But Esther couldn’t do that. She couldn’t see her cousin killed, and she couldn’t see her people exterminated. And so, even though it was a risk to even go into the king’s presence and invite him to that feast, she did. She took her own life into her hands and dared to stand up and in front of the powers that be in order to save others.

And then again at the feast, Esther stands up and tells the king, tells the world, her truth. And once again she is taking her life into her hands. But she manages to save her people. And all these centuries later, her people still celebrate her.

But when her cousin had first come to her and asked her to do this thing, when she stood trembling in front of the king, when she opened her mouth to speak those words, she didn’t know how things would turn out. Not only did she stand to lose her life, but she held the lives of her people in her hands.

So why did she do it? Why not just be quiet, and let someone else be the hero?

Audre Lorde, the poet and civil rights activist, has an often quoted line: “Your silence will not protect you.” That has become a sort of rally cry for many different movements over the past few decades. Your silence will not protect you, so refuse to stand down, refuse to be quiet, and refuse to hide.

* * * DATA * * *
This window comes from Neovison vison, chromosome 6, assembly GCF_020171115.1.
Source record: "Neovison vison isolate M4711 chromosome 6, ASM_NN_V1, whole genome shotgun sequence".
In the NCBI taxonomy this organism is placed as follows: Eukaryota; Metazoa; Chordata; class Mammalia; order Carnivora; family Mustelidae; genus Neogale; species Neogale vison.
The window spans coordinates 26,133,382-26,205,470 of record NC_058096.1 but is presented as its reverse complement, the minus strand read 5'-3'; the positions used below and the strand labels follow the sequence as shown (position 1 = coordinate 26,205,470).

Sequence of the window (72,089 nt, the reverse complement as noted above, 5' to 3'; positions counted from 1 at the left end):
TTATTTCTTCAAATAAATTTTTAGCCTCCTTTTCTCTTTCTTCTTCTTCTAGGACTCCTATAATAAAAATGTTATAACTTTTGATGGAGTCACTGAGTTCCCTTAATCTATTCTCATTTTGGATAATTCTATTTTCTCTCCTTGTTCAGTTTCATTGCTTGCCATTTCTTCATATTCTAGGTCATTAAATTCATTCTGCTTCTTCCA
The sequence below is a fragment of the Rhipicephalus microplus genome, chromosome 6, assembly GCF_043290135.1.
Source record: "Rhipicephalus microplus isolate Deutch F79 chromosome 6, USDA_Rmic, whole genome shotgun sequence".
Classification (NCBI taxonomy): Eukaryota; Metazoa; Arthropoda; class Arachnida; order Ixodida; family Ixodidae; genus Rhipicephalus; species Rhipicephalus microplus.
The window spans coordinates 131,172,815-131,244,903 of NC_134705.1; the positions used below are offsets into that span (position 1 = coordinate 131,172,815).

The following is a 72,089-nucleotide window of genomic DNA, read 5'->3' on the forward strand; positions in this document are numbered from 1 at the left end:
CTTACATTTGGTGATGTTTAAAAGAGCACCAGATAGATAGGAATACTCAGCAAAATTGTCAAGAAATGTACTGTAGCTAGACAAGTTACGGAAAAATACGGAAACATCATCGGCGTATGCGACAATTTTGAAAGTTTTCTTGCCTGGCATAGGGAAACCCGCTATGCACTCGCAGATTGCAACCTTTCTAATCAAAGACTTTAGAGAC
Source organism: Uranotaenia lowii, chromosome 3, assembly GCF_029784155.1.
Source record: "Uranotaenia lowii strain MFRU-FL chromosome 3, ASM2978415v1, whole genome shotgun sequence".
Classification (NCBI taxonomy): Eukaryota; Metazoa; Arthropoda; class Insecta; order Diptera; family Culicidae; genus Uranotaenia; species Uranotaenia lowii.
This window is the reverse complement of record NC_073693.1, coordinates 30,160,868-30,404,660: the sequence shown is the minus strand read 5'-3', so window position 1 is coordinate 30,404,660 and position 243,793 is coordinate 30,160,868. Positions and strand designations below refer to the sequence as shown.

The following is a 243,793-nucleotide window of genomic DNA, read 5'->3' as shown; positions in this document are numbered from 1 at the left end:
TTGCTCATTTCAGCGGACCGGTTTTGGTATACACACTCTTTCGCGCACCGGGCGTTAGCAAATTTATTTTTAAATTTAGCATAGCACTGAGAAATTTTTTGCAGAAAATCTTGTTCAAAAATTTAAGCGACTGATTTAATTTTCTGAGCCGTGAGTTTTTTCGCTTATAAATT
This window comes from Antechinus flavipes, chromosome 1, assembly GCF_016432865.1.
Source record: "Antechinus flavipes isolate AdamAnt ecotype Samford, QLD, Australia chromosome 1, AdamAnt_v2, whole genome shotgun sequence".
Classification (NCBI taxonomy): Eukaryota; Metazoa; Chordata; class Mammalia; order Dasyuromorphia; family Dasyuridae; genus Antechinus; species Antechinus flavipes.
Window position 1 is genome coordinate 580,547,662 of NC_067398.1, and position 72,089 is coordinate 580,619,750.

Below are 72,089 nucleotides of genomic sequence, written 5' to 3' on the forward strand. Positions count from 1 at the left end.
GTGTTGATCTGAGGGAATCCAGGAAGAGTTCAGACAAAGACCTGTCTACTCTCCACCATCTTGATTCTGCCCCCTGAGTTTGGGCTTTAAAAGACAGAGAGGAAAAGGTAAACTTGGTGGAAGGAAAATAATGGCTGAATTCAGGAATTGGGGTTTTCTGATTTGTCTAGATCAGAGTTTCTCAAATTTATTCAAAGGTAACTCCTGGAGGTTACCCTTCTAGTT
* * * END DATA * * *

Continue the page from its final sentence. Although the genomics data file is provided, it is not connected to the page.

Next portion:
I think that her quote could use one qualifier. I think the truth is closer to this: your silence will not protect you…for long.

Because we have all been silent sometimes when we have wanted to call out our truths. We have all seen something unjust without speaking up. We have all, at times, waited for others to be the hero. And in those moments, we have been safe.

But if we are honest with ourselves, that safety does not last long. It lasts only as long as it takes for our conscience to catch up with us. And only as long as it takes to see the toll that our silence has taken on others. And then, we really understand, that our silence will not protect us, just as it will not protect others.